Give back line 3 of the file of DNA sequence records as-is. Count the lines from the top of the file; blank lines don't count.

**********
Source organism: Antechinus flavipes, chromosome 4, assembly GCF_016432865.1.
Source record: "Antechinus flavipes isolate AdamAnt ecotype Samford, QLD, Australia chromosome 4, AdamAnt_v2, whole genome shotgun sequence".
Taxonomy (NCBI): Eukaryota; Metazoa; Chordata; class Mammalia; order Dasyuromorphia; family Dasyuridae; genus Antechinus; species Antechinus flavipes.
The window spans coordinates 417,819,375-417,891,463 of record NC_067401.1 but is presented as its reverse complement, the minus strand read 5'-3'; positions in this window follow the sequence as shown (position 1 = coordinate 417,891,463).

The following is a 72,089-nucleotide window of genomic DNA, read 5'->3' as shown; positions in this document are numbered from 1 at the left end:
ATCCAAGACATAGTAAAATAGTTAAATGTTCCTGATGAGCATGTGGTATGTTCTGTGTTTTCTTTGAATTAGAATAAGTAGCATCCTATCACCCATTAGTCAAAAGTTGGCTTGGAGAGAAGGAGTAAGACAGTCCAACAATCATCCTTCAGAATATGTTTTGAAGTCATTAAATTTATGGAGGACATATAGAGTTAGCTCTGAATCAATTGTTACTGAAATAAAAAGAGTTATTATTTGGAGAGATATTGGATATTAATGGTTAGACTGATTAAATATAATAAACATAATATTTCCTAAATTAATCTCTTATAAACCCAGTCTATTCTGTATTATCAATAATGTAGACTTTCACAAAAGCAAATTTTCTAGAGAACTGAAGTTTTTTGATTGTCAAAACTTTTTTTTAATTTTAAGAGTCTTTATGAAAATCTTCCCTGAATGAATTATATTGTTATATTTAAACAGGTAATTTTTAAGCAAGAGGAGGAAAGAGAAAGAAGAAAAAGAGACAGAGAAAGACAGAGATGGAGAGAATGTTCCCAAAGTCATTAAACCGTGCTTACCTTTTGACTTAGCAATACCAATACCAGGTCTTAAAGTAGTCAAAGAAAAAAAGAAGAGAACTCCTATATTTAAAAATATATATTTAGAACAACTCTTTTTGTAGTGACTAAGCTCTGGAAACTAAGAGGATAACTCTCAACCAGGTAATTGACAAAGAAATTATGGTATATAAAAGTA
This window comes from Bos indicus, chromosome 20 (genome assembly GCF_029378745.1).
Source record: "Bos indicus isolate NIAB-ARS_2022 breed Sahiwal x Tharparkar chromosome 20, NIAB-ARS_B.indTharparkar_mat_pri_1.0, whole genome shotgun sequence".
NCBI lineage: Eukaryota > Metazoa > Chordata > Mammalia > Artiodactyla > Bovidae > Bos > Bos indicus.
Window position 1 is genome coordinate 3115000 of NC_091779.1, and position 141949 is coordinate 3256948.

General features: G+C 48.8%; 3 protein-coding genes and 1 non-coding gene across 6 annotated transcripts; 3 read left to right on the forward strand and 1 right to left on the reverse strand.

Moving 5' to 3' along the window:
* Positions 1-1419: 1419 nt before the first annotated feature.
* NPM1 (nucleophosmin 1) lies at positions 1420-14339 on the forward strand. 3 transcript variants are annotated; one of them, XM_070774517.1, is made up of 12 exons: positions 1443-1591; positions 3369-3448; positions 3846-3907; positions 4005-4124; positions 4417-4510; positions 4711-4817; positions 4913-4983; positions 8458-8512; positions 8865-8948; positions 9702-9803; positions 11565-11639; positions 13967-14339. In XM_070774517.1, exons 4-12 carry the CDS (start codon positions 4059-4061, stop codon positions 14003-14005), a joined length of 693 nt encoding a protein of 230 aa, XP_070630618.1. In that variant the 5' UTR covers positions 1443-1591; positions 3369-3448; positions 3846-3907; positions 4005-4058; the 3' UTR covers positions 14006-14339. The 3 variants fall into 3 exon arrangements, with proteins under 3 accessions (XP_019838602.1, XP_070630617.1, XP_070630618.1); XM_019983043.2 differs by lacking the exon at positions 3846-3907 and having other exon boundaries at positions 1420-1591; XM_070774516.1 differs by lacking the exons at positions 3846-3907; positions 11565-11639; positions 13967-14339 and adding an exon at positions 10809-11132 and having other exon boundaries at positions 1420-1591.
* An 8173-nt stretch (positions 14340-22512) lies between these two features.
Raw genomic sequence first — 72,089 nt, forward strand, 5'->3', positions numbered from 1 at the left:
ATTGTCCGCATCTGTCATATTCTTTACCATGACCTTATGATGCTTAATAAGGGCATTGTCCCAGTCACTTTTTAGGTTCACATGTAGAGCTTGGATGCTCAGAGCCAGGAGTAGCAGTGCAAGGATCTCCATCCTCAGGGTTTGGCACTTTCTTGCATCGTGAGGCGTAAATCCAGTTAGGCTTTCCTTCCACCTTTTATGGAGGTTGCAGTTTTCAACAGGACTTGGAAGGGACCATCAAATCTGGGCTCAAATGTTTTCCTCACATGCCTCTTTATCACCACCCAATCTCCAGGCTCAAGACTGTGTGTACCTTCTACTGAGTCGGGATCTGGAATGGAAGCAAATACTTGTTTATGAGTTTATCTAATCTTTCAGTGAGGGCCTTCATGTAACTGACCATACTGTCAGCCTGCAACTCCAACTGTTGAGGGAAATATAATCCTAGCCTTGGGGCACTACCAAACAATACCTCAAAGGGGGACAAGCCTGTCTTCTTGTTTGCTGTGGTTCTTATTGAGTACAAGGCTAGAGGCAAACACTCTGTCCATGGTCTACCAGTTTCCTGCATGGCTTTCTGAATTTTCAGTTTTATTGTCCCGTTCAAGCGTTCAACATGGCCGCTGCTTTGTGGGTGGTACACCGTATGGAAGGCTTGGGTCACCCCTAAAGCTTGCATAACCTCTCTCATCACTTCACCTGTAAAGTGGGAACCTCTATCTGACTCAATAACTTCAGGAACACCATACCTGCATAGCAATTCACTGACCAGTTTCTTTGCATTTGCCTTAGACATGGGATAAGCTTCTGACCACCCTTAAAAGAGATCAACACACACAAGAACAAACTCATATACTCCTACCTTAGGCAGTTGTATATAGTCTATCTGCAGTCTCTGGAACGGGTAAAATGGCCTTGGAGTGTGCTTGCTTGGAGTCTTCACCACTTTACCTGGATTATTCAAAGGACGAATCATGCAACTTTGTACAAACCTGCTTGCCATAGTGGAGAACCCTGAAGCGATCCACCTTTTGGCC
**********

Taxonomy (NCBI): Eukaryota; Metazoa; Chordata; class Mammalia; order Dasyuromorphia; family Dasyuridae; genus Antechinus; species Antechinus flavipes.